Multichannel network operator BroadbandTV is upping its investment in kids’ programming and related intellectual property: As part of its effort to become a “digital-first Disney,” it’s working with YouTube to produce 52 episodes of original series “The Adventures of Annie & Ben.”

The move comes after BBTV’s acquisition earlier this year of YoBoHo, which runs HooplaKidz, a network of about 40 channels on YouTube. BroadbandTV now has launched a dedicated HooplaKidz Network website to expand distribution, and the company is pumping several million dollars into producing more content, launching new apps and reaching licensing deals for the brands.

The new “Adventures of Annie & Ben” series, which premiered Wednesday on YouTube, is about three friends (Annie the girl, Ben the dog, and Mango the monkey) who travel to destinations across the globe. Each of the seven-minute episodes is available in eight different languages.

“With the HooplaKidz Network, we’re building on some of the most popular content, taking the IP to license it, merchandise it, and even take it to linear (TV),” said BroadbandTV founder and CEO Shahrzad Rafati. “It’s important to build an ecosystem that scales to this digital-first audience.”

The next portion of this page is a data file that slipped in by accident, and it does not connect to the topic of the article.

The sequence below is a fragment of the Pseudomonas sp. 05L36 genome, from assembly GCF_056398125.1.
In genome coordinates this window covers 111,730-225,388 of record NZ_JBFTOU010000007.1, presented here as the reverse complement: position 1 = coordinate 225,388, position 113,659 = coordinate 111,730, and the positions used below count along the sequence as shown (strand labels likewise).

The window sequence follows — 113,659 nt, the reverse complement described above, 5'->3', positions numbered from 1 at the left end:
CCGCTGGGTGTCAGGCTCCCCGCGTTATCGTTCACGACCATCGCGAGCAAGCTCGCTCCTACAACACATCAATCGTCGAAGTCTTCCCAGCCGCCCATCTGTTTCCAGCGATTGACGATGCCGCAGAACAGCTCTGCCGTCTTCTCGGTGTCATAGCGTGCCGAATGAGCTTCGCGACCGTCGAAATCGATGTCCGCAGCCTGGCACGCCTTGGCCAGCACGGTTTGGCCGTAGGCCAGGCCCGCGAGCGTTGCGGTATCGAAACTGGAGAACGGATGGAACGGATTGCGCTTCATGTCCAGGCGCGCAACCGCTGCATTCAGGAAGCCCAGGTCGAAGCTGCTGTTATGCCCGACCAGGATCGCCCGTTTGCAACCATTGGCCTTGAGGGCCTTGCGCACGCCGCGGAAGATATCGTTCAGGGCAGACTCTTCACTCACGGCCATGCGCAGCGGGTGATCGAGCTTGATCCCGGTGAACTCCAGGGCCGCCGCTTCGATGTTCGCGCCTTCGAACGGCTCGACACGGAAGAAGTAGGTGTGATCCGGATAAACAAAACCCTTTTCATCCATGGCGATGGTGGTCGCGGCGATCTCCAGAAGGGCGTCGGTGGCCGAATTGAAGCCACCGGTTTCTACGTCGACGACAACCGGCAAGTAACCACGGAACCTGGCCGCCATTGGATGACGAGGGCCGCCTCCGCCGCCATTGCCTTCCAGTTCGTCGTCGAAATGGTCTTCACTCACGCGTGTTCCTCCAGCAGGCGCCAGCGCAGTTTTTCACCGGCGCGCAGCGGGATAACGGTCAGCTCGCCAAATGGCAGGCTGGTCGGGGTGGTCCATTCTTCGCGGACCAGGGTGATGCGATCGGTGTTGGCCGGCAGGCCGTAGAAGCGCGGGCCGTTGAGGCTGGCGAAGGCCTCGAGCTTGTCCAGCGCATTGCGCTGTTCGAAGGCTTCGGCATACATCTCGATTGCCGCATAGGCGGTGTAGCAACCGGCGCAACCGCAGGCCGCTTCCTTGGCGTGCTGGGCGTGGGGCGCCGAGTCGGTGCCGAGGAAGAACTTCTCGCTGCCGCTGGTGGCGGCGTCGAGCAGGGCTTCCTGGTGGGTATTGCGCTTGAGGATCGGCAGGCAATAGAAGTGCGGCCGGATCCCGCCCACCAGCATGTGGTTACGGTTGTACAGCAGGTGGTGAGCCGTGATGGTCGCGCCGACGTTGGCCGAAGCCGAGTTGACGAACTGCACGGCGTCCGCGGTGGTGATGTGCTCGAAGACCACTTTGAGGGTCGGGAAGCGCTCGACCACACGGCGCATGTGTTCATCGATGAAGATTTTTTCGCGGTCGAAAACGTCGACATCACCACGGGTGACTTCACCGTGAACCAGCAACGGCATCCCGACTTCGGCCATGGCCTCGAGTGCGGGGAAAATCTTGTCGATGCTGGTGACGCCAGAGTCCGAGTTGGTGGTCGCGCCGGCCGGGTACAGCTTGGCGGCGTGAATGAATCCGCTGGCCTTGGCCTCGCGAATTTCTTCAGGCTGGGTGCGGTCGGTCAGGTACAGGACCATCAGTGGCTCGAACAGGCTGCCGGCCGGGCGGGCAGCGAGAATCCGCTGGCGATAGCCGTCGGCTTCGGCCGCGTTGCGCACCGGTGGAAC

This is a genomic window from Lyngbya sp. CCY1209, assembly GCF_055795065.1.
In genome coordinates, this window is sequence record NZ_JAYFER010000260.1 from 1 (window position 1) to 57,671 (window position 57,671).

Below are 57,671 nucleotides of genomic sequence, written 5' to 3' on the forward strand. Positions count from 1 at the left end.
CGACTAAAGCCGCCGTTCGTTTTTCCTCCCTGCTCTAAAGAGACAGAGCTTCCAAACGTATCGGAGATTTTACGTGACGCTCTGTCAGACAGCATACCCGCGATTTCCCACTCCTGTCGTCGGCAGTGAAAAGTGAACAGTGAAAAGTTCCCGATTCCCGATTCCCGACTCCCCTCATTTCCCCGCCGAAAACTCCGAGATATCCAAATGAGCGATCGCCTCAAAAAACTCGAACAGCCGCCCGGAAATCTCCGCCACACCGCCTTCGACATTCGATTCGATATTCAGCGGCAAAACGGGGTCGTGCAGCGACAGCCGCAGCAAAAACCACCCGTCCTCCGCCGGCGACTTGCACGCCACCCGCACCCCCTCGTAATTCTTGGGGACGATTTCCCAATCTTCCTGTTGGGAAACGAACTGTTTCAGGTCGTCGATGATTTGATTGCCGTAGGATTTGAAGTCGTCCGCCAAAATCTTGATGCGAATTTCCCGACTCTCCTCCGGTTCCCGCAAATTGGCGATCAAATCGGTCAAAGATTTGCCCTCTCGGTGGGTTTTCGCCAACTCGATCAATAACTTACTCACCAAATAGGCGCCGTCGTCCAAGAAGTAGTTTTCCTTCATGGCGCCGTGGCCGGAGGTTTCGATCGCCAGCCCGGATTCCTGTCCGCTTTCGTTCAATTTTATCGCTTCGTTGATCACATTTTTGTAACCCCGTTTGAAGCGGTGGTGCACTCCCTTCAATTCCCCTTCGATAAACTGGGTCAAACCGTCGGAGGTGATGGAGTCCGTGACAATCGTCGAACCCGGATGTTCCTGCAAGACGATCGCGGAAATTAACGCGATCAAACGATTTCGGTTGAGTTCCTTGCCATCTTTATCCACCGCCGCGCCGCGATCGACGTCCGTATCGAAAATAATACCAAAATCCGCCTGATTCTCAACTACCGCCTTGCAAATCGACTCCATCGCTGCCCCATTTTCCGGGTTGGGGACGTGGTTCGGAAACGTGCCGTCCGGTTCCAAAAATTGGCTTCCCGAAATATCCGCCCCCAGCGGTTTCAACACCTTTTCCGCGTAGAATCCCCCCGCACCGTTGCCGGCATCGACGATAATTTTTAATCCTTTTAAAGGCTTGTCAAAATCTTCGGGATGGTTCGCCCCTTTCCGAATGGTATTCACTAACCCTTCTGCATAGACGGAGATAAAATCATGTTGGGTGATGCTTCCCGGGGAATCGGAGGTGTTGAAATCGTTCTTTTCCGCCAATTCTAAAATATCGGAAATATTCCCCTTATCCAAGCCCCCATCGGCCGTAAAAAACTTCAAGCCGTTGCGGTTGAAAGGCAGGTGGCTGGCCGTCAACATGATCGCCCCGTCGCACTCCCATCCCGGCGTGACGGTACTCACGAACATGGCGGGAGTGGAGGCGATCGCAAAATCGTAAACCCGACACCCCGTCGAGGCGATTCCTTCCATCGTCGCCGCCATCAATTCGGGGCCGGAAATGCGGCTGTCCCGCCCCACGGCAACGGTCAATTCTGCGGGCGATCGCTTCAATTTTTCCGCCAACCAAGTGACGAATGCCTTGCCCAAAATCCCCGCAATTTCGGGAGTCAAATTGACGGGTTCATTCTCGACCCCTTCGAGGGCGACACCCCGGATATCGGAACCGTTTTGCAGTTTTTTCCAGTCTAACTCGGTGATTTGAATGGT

See More: RTL’s BroadbandTV Acquires YoBoHo, YouTube Kids Multichannel Network

BroadbandTV, owned by European broadcast giant RTL Group, continues to operate YoBoHo as a separate entity run by CEO Hitendra Merchant. YoBoHo has 63 employees in Mumbai, Vancouver, L.A. and London.

All told, the HooplaKidz Network comprises a library of about 7,000 videos, with content spanning K-12 age ranges. It’s a key partner for the YouTube Kids apps designed for youngsters, which the video platform launched earlier this year.

In addition, HooplaKidz has launched 12 paid apps based on popular characters and shows, ranging from 99 cents to $4.99, and Rafati has set a goal of launching 25 new apps in the next 12 months. BBTV also is looking at licensing the characters for toys, games, food and books.

While BBTV wants to turn HooplaKidz into a kind of next-generation Disney, at the same time Disney has made its own $500 million-plus bet on digital-first entertainment with the acquisition of Maker Studios last year. The Mouse House has launched a talent-scouting program, Disney XD by Maker, aimed at YouTube creators that could include a cable TV deal.

“We feel the only competitors with all the components (as HooplaKidz) are Disney and Maker,” Rafati said.